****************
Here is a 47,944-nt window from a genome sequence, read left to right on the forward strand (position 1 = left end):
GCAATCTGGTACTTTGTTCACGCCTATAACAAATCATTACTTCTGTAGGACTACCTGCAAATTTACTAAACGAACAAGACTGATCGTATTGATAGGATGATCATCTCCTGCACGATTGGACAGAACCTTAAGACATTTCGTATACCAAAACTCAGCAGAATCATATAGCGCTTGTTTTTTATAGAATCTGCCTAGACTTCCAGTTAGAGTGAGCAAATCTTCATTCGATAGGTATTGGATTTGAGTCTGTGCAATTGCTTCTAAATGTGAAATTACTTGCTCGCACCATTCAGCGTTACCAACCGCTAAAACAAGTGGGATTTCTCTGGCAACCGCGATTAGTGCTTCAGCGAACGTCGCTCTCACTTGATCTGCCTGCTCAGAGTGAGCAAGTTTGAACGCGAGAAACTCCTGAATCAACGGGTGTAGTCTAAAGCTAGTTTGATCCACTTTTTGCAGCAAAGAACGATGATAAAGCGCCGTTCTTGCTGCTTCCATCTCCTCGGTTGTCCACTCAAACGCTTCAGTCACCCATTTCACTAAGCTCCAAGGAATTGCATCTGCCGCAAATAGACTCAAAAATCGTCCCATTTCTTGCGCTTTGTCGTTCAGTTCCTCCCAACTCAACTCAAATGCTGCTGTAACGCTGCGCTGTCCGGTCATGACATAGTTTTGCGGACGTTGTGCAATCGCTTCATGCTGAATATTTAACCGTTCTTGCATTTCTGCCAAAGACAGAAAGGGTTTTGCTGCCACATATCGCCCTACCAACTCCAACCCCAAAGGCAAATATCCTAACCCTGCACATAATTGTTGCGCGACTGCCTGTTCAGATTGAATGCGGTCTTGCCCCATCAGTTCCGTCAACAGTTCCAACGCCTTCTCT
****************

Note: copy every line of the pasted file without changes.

Here is a 47,944-nt window from a genome sequence, read left to right on the forward strand (position 1 = left end):
GCAATCTGGTACTTTGTTCACGCCTATAACAAATCATTACTTCTGTAGGACTACCTGCAAATTTACTAAACGAACAAGACTGATCGTATTGATAGGATGATCATCTCCTGCACGATTGGACAGAACCTTAAGACATTTCGTATACCAAAACTCAGCAGAATCATATAGCGCTTGTTTTTTATAGAATCTGCCTAGACTTCCAGTTAGAGTGAGCAAATCTTCATTCGATAGGTATTGGATTTGAGTCTGTGCAATTGCTTCTAAATGTGAAATTACTTGCTCGCACCATTCAGCGTTACCAACCGCTAAAACAAGTGGGATTTCTCTGGCAACCGCGATTAGTGCTTCAGCGAACGTCGCTCTCACTTGATCTGCCTGCTCAGAGTGAGCAAGTTTGAACGCGAGAAACTCCTGAATCAACGGGTGTAGTCTAAAGCTAGTTTGATCCACTTTTTGCAGCAAAGAACGATGATAAAGCGCCGTTCTTGCTGCTTCCATCTCCTCGGTTGTCCACTCAAACGCTTCAGTCACCCATTTCACTAAGCTCCAAGGAATTGCATCTGCCGCAAATAGACTCAAAAATCGTCCCATTTCTTGCGCTTTGTCGTTCAGTTCCTCCCAACTCAACTCAAATGCTGCTGTAACGCTGCGCTGTCCGGTCATGACATAGTTTTGCGGACGTTGTGCAATCGCTTCATGCTGAATATTTAACCGTTCTTGCATTTCTGCCAAAGACAGAAAGGGTTTTGCTGCCACATATCGCCCTACCAACTCCAACCCCAAAGGCAAATATCCTAACCCTGCACATAATTGTTGCGCGACTGCCTGTTCAGATTGAATGCGGTCTTGCCCCATCAGTTCCGTCAACAGTTCCAACGCCTTCTCT